Climate scientists have a heavier responsibility to get it right than most scientists, because what’s at stake may be almost everything we care about. Getting even the minor details right is hard and important. Getting the Big Picture right is immensely complicated and critically important.
American-born professor Will Steffen, who died in Australia last week, was a Big Picture guy. Based mostly at the Australian National University in Canberra but in contact with scientists around the world, he worked on the biggest picture of all: where is the climate system taking us?
Steffen’s greatest skill was bringing other scientists together in that enterprise. The informal, gradually expanding group that he and a few colleagues created has given us the concept of ‘planetary boundaries’ and identified the ‘tipping points’ that may overwhelm our efforts to limit the amount of CO2 in the atmosphere.
What has continuously preoccupied that group for the past twenty years was the fact that the mainstream predictions of warming showed a very smooth and steady rise in the average global temperature, driven almost entirely by human emissions of greenhouse gases. Not good, but at least no surprises.
Whereas the dissenters, drawn from a wide variety of disciplines, suspected that the Earth System’s response to the warming would be much more complex.
“I had eight years working with the best ecologists around the planet, and quite often we’re talking about abrupt shifts in ecosystems,” Will Steffen told me last year. “If the Amazon rainforest shifted due to a combination of heat and drought, it wouldn’t be a smooth process. It would be droughts, fires, a lot of CO2 emitted, and then a slow rebuild of a new ecosystem.
“That was true for the boreal forest as well. And we were talking about marine biology, which again appeared to show abrupt shifts in the past. I was also working with some people who studied ice sheets, and they were saying that some of the ice sheets, like West Antarctica, could melt quite abruptly.
“So it got me interested in this whole idea of tipping points in the Earth System and how they might affect the trajectory of the climate. It was a hard go to get these accepted by the physical climate people, but they were missing some important stuff.”
All the ‘founder members’ – Will Steffen, Johan Rockström, Katherine Richardson, Tim Lenton, Hans Schellnhuber, Jim Hansen, Paul Crutzen and 22 others – were involved in writing the influential 2009 paper “Planetary Boundaries: Exploring the Safe Operating Space for Humanity’.
That paper broached the notion of specific thresholds in the Earth System that might trigger abrupt and radical climate change if crossed. The authors stayed in touch, examining the horrifying implications of potential abrupt upward lurches in the global temperature, and by 2016 they were working on an even more alarming report. Tim Lenton explains:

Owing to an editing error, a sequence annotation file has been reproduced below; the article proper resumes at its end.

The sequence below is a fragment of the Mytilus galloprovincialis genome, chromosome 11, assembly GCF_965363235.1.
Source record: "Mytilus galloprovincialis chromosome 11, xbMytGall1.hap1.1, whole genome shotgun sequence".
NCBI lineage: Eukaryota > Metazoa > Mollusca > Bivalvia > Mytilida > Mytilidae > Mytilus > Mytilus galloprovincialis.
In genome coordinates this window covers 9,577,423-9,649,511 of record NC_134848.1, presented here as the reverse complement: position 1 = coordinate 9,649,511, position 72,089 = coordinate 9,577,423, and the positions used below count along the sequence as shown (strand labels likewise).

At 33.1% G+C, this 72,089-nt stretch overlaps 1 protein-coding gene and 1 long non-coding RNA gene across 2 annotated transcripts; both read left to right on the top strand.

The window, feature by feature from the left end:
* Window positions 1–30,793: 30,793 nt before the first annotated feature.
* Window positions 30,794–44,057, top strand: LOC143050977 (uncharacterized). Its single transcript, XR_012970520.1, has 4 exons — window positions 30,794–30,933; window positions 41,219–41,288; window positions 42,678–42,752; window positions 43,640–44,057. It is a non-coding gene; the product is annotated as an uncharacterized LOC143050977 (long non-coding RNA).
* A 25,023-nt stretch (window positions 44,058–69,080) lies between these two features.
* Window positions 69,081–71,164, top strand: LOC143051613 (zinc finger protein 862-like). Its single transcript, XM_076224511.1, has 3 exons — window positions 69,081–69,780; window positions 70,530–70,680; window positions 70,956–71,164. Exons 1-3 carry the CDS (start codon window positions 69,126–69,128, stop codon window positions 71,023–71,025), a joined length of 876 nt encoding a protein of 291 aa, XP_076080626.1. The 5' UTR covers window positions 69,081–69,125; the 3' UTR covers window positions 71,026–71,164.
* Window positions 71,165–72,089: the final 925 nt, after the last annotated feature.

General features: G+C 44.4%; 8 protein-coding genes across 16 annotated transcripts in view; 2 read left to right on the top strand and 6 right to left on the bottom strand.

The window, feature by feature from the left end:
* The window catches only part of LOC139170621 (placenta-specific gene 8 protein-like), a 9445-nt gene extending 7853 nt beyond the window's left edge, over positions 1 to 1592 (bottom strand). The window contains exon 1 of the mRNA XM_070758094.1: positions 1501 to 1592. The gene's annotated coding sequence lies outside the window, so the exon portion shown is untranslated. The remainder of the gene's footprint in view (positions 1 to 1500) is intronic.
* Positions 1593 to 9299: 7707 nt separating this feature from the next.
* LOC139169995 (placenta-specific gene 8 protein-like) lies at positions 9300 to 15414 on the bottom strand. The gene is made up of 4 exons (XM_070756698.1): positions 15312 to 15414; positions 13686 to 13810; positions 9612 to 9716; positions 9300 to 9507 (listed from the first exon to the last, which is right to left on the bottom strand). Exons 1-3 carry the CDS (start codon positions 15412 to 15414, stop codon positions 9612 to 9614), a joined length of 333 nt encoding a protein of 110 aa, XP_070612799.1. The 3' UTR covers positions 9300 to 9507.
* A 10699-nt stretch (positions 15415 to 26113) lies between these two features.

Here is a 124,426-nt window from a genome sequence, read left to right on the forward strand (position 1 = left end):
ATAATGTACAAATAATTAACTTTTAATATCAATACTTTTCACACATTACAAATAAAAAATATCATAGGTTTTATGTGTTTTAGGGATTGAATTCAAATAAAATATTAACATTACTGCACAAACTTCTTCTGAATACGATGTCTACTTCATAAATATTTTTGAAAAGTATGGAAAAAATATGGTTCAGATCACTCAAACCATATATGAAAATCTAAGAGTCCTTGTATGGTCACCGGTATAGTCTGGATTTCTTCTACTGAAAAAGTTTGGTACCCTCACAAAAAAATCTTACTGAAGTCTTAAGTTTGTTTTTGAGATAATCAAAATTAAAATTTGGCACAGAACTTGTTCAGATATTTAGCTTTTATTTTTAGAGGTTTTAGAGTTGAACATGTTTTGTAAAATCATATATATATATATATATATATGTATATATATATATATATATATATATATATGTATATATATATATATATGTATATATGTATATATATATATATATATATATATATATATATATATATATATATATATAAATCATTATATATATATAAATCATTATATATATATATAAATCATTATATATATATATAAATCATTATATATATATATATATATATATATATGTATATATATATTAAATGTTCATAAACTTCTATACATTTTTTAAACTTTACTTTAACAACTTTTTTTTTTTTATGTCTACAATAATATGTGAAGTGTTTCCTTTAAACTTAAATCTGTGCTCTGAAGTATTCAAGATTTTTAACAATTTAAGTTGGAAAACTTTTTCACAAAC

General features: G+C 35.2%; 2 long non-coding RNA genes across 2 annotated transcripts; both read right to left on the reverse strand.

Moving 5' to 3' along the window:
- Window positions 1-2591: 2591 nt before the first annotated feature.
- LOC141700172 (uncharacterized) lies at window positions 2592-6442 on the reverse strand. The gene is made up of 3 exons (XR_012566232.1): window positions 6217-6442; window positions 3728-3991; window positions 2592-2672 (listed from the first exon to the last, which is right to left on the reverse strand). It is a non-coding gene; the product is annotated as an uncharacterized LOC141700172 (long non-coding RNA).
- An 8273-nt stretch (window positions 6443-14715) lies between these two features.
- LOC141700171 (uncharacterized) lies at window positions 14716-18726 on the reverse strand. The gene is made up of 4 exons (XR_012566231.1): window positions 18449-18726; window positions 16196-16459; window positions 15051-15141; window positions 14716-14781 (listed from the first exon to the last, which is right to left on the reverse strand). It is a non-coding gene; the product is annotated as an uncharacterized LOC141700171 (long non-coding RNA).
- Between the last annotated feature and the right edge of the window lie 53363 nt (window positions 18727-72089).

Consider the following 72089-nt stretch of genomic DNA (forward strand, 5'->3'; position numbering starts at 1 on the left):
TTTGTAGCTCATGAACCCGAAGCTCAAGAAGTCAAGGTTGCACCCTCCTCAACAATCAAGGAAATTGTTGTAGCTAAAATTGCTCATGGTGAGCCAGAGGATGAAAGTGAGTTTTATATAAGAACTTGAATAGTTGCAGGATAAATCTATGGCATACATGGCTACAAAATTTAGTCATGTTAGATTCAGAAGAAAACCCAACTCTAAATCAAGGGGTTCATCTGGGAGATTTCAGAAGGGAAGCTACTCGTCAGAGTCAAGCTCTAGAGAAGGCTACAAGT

“It was a fairly sizable group of us that have been friends and collaborators for more than a decade now. We’d been researching the possibility of different tipping points in the Earth’s climate system, and it was natural that we would ask: ‘Is there a global tipping point? Is there an instability of the whole climate?’
“You know, we burn a certain amount of fossil fuel, warm the planet up a certain amount, but then the feedbacks within the climate system start to amplify that to a degree that the climate change becomes almost self-propelling, because carbon is being released from degraded ecosystems, permafrost and so on.
“We’re not alone in being concerned about that, but we came together to raise a flag: that this is a risk that can’t be ruled out. And if it’s a risk that can’t be ruled out, then let’s have a go at trying to work out how big a risk it is.”
The group’s 2018 paper, ‘Trajectories of the Earth System in the Anthropocene’, nailed the new perspective down at all four corner. ‘Tipping points’ are now widely identified as the most dangerous aspect of the warming problem. That’s deeply discouraging, because we still don’t know exactly where they all are – but far better to know about them than not.
Today, our ‘never-exceed’ warming limits (an ‘aspirational’ target of never more than 1.5° Celsius and a hard target of never more than 2.0° C) are generally justified on the grounds that they are thought not to cross any of the tipping points. What was once heresy is now doctrine.
There remains a mountain of work to be done, but the climate perspective has shifted in the right direction. As Katherine Richardson said, “It’s this transition from local empirical data to studying global climate interactions that is the real crux. It can make you feel a little bit schizophrenic.” But Will Steffen did more than his share to enable the transition.
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